There’s all the background you need to know. I want to leave the finer points and weirder little things, and of course THE ENDING, for you to discover yourself. There aren’t any major spoilers above, but from this point on, there will be. There are a few things about this novel, a few messages in it, which I think are very important. Grab a cuppa, because this is a long review/discussion. Skip to the last one if you don’t have time. Anyone who has also read this, please chip in below and let me know what you thought:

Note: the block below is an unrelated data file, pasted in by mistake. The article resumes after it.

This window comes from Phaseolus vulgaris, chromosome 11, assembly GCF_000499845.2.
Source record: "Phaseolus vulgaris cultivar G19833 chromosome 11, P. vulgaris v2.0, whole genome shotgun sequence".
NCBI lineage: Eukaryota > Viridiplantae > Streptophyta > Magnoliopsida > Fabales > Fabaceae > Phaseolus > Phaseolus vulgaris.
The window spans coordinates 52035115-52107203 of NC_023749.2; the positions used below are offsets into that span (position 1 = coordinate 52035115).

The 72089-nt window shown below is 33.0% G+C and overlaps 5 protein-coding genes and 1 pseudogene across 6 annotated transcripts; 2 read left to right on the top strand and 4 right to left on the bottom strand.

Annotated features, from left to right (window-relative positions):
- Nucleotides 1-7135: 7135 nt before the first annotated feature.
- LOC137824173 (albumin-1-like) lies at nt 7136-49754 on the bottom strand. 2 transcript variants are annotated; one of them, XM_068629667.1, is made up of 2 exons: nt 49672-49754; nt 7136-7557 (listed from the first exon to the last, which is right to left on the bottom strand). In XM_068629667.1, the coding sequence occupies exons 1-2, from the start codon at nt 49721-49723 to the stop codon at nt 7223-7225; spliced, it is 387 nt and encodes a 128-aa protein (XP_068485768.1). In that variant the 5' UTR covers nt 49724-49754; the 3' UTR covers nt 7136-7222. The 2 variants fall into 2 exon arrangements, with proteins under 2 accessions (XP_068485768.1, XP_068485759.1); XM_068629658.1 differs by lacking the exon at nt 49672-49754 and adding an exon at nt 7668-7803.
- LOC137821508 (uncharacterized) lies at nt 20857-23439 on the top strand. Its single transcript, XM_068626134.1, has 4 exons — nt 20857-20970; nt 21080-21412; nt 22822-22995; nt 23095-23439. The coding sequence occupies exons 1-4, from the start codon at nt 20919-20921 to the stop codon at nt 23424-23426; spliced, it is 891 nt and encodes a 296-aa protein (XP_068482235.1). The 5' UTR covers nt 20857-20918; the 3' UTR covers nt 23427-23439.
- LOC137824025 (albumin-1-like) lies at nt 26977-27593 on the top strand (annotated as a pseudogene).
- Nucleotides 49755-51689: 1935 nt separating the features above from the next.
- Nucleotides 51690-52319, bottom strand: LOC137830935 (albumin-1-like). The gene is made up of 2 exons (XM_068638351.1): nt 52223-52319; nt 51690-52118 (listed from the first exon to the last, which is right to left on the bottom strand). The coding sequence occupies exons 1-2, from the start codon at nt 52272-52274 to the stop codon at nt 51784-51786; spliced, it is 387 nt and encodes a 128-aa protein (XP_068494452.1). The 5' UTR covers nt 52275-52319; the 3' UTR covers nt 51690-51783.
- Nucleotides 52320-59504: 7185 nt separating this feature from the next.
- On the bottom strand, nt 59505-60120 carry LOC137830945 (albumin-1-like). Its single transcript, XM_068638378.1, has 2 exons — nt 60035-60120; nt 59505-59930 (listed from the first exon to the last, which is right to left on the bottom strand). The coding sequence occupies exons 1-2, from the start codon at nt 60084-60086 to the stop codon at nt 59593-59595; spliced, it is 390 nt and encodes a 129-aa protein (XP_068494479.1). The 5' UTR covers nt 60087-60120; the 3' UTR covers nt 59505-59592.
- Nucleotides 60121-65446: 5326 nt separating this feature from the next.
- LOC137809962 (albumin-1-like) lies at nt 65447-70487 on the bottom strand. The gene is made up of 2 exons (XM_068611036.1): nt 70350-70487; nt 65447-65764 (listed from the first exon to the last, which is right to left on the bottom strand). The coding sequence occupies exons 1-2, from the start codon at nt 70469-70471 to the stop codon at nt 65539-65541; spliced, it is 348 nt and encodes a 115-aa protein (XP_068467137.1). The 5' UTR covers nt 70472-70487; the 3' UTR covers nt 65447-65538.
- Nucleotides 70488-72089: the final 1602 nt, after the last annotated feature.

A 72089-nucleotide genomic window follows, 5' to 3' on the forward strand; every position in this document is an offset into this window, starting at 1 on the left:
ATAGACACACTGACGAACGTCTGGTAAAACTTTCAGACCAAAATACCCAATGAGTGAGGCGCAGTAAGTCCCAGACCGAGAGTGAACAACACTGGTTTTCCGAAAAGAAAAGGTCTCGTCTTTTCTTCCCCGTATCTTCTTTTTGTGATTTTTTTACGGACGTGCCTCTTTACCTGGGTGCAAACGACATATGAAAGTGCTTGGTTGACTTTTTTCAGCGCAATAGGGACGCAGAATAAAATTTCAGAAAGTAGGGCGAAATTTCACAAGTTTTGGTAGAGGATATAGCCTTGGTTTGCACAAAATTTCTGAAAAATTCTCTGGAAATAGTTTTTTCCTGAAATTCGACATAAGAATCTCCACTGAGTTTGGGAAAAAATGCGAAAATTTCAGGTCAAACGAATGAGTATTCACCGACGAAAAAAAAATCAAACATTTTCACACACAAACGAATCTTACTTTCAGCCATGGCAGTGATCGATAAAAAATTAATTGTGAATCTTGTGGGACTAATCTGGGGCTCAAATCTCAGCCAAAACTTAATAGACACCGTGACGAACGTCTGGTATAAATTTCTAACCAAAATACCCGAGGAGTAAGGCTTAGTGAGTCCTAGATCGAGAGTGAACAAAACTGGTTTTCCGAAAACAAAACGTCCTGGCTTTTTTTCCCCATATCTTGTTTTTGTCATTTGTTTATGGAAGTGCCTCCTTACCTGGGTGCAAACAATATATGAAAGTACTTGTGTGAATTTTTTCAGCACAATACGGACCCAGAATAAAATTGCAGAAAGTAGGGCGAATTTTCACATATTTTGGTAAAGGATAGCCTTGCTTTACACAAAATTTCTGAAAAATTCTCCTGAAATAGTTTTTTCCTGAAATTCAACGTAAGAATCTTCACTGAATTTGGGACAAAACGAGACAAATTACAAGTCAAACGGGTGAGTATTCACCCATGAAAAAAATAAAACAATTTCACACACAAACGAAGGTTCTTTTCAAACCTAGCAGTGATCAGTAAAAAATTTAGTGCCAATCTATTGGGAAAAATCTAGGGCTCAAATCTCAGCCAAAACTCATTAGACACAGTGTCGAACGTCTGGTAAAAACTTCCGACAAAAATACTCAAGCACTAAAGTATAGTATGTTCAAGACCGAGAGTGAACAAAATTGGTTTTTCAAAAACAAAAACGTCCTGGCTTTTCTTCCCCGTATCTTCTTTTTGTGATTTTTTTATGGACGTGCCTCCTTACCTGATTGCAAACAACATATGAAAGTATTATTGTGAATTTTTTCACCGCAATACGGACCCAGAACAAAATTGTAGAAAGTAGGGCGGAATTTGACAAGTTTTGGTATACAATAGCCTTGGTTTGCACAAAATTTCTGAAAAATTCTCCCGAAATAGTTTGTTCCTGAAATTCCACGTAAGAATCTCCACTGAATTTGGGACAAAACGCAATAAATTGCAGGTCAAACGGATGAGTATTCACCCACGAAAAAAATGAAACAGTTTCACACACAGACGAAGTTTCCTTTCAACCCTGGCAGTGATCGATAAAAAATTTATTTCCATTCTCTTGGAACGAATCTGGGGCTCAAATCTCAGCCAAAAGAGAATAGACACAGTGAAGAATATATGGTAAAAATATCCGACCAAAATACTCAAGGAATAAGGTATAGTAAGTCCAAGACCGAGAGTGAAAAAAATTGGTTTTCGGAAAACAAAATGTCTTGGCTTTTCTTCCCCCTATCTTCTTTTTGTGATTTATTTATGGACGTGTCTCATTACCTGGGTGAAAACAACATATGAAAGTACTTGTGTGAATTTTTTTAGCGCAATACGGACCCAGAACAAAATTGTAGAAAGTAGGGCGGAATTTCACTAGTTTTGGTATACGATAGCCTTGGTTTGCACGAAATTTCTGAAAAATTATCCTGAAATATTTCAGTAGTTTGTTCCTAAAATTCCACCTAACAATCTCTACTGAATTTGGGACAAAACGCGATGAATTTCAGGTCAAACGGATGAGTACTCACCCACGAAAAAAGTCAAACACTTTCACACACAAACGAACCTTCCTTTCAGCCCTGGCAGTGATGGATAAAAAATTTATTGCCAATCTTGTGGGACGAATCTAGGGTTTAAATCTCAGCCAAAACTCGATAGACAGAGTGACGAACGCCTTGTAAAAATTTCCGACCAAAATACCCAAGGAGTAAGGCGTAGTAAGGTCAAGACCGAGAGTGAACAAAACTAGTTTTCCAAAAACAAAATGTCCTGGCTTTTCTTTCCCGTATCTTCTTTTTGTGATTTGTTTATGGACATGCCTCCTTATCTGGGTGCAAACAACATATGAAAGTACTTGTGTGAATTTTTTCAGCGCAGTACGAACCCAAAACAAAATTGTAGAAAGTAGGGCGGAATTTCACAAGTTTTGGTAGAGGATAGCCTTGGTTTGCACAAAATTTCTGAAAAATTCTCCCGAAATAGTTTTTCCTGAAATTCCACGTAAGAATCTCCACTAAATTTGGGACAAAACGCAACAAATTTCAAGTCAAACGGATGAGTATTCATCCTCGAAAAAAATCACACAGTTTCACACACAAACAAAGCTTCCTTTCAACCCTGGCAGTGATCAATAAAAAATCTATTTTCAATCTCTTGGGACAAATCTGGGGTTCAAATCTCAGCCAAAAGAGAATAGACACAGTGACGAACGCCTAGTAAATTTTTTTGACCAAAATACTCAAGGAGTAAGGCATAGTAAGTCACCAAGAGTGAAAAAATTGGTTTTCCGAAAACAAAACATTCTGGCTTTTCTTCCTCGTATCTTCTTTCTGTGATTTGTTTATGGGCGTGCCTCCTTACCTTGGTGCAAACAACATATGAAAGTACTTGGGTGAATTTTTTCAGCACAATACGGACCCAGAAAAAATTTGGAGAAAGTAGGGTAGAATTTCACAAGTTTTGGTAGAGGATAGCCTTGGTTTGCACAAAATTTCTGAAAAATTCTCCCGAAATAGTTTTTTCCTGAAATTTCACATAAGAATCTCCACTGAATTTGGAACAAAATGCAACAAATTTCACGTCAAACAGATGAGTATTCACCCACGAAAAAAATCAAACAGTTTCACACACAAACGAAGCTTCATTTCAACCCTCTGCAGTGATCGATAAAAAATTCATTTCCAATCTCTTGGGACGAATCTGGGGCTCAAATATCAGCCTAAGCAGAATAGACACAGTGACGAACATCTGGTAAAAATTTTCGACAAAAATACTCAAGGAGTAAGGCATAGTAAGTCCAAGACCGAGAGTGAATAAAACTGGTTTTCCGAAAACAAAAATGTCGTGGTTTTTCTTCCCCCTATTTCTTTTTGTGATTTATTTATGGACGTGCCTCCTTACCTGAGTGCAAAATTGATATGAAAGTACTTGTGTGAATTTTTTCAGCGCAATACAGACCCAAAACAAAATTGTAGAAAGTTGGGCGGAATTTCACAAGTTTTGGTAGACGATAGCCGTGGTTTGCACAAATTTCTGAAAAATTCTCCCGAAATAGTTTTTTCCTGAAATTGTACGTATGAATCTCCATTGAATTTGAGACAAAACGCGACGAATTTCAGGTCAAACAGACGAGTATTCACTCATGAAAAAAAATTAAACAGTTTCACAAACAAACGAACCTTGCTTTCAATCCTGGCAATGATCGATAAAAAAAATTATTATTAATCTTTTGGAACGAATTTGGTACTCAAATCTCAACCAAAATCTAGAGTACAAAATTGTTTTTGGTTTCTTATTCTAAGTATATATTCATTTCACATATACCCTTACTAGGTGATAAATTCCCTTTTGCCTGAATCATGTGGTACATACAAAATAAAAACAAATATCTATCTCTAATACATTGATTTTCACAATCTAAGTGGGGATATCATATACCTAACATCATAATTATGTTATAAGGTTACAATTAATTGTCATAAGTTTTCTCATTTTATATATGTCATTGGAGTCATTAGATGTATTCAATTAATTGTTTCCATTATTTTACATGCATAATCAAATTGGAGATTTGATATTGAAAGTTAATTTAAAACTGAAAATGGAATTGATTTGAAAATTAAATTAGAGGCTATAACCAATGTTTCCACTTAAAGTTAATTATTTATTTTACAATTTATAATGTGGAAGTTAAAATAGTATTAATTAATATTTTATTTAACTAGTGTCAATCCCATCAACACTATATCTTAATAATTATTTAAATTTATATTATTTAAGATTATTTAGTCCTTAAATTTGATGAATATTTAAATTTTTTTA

- A caste and class system that produces a female vs female dynamic, which makes escaping the system more difficult… Wives, Daughters, Aunts, Handmaidens. All have different roles and levels of importance. Some seem oppressed, some seem like oppressors- all are actually the former. Wives and Handmaidens are pitted against each other most heavily. The wives must join in the ritualistic acts of the husband’s attempting to impregnate the Handmaid. There is, though the Handmaids are not showing any sign of enjoying this, obviously some jealousy going to be apparent here, and I felt Serena Joy. Clearly if you marry someone for love, and are cast aside because you can’t pop a sprog, this is going to be a bit of a blow. The Handmaids are wary of who is a fanatic in their own ranks, and who isn’t. Towards the end of the novel Offred and Ofglen are working together, Ofglen having told the former of an underground resistance. Serena Joy, the woman who Offred is assigned to produce a child for, arranges for Offred to have sex with the chauffeur, Nick, as if she cannot produce a child for The Commander she will be sent as an “Unwoman” to The Colonies. It is uncertain if this is to save Offred (three chances to have a child, if you can’t concieve that’s the end of you), or simply to reclaim her husband, who has become attracted to Offred. The basic point is this: there is a system pitting women against each other, which doesn’t seem too far away from 2017 at points.